Manipulation of root mass for nebari development?

darrellw

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I couldn't find an appropriate forum for this, so I guess "General Discussion" will do.

Has anyone tried to balance the nebari by selective pruning of the root mass? For example, I have a field maple with very one-sided nebari. I'm going to thread graft some seedlings on the empty side to fill in, but given that the rest of the nebari formed during years in the ground, I know it will take time for the new roots to approach the current ones. So I'm thinking once the grafts are well established that I would keep the feeder roots on the current nebari well trimmed, and let the new ones go crazy for a few years. This is what we can do with the tops (of course, we usually get more than one shot at it in a year!), but I've never seen a discussion of doing the same with the roots.

Thoughts?

-Darrell
 
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This is SOP for working on nebari. Strong roots are held back, weaker ones are let grow to a greater extent until the whole is more balanced.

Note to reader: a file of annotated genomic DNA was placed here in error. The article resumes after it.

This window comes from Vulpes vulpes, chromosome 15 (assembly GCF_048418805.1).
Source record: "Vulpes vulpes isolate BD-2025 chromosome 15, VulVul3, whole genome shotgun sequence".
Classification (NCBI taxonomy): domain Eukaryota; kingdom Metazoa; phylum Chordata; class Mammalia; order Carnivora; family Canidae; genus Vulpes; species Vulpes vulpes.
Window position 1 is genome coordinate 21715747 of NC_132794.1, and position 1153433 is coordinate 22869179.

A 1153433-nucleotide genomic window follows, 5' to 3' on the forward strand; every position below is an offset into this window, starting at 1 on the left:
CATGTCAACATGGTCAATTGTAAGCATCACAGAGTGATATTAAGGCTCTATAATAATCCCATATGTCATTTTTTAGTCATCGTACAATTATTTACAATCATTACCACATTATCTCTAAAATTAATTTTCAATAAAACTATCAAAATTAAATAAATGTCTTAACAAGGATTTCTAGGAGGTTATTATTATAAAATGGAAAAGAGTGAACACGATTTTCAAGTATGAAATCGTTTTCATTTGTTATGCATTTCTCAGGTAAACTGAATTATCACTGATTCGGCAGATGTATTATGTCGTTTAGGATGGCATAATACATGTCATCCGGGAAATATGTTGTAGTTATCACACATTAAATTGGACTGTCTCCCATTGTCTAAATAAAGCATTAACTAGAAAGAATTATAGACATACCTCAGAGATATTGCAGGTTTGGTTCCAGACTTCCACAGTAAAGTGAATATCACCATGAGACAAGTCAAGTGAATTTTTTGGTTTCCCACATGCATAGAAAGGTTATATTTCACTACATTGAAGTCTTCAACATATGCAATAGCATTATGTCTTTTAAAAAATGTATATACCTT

darrellw

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Thanks, Chris. It seemed to make sense, but that isn't always the right thing to do. I've just never seen any mention of it, but then there is seldom any mention of root development.

-Darrell
 

grouper52

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Thanks, Chris. It seemed to make sense, but that isn't always the right thing to do. I've just never seen any mention of it, but then there is seldom any mention of root development.

-Darrell
It has occured to me several times lately that it would be a real boon to the bonsai community if one of the masters sat down and wrote a definitive book devoted solely to roots and root development, all things roots. Considering the importance, both horticulturally and artistically, it has always seemed under-emphasized to me.

grouper52